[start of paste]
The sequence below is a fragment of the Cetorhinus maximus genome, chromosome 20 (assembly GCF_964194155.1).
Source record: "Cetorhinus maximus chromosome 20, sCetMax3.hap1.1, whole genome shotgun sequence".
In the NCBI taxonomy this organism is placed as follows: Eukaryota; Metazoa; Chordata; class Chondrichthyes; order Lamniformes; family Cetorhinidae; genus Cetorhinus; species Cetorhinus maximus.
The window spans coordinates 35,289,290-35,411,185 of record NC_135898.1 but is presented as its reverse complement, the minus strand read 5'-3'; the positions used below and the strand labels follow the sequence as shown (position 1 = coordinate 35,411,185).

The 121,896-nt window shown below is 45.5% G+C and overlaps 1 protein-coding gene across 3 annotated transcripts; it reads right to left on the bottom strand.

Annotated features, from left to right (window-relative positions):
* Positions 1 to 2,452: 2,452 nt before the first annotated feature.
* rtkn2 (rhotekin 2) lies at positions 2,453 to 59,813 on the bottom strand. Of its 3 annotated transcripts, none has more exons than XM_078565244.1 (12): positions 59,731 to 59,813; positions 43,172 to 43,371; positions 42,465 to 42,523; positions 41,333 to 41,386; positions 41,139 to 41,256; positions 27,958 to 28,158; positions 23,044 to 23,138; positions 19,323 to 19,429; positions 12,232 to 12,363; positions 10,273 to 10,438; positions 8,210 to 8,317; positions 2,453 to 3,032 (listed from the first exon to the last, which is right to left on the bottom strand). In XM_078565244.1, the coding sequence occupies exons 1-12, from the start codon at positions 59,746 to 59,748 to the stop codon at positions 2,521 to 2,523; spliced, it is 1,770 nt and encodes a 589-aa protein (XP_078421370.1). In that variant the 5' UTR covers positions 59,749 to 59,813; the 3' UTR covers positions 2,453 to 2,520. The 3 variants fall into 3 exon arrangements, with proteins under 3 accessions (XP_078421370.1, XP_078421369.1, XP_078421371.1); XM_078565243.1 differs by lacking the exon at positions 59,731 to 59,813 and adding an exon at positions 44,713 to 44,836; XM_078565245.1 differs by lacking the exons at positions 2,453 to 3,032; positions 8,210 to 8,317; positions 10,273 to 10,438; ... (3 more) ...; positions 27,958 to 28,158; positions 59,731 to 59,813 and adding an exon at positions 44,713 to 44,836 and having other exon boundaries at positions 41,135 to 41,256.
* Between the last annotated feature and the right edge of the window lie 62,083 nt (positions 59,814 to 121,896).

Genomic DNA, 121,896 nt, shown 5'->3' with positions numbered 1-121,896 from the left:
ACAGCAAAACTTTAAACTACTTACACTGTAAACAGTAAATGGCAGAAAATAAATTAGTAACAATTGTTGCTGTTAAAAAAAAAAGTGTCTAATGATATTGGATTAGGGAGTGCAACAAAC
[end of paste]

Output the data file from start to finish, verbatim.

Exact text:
The sequence below is a fragment of the Cetorhinus maximus genome, chromosome 20 (assembly GCF_964194155.1).
Source record: "Cetorhinus maximus chromosome 20, sCetMax3.hap1.1, whole genome shotgun sequence".
In the NCBI taxonomy this organism is placed as follows: Eukaryota; Metazoa; Chordata; class Chondrichthyes; order Lamniformes; family Cetorhinidae; genus Cetorhinus; species Cetorhinus maximus.
The window spans coordinates 35,289,290-35,411,185 of record NC_135898.1 but is presented as its reverse complement, the minus strand read 5'-3'; the positions used below and the strand labels follow the sequence as shown (position 1 = coordinate 35,411,185).

The 121,896-nt window shown below is 45.5% G+C and overlaps 1 protein-coding gene across 3 annotated transcripts; it reads right to left on the bottom strand.

Annotated features, from left to right (window-relative positions):
* Positions 1 to 2,452: 2,452 nt before the first annotated feature.
* rtkn2 (rhotekin 2) lies at positions 2,453 to 59,813 on the bottom strand. Of its 3 annotated transcripts, none has more exons than XM_078565244.1 (12): positions 59,731 to 59,813; positions 43,172 to 43,371; positions 42,465 to 42,523; positions 41,333 to 41,386; positions 41,139 to 41,256; positions 27,958 to 28,158; positions 23,044 to 23,138; positions 19,323 to 19,429; positions 12,232 to 12,363; positions 10,273 to 10,438; positions 8,210 to 8,317; positions 2,453 to 3,032 (listed from the first exon to the last, which is right to left on the bottom strand). In XM_078565244.1, the coding sequence occupies exons 1-12, from the start codon at positions 59,746 to 59,748 to the stop codon at positions 2,521 to 2,523; spliced, it is 1,770 nt and encodes a 589-aa protein (XP_078421370.1). In that variant the 5' UTR covers positions 59,749 to 59,813; the 3' UTR covers positions 2,453 to 2,520. The 3 variants fall into 3 exon arrangements, with proteins under 3 accessions (XP_078421370.1, XP_078421369.1, XP_078421371.1); XM_078565243.1 differs by lacking the exon at positions 59,731 to 59,813 and adding an exon at positions 44,713 to 44,836; XM_078565245.1 differs by lacking the exons at positions 2,453 to 3,032; positions 8,210 to 8,317; positions 10,273 to 10,438; ... (3 more) ...; positions 27,958 to 28,158; positions 59,731 to 59,813 and adding an exon at positions 44,713 to 44,836 and having other exon boundaries at positions 41,135 to 41,256.
* Between the last annotated feature and the right edge of the window lie 62,083 nt (positions 59,814 to 121,896).

Genomic DNA, 121,896 nt, shown 5'->3' with positions numbered 1-121,896 from the left:
ACAGCAAAACTTTAAACTACTTACACTGTAAACAGTAAATGGCAGAAAATAAATTAGTAACAATTGTTGCTGTTAAAAAAAAAAGTGTCTAATGATATTGGATTAGGGAGTGCAACAAAC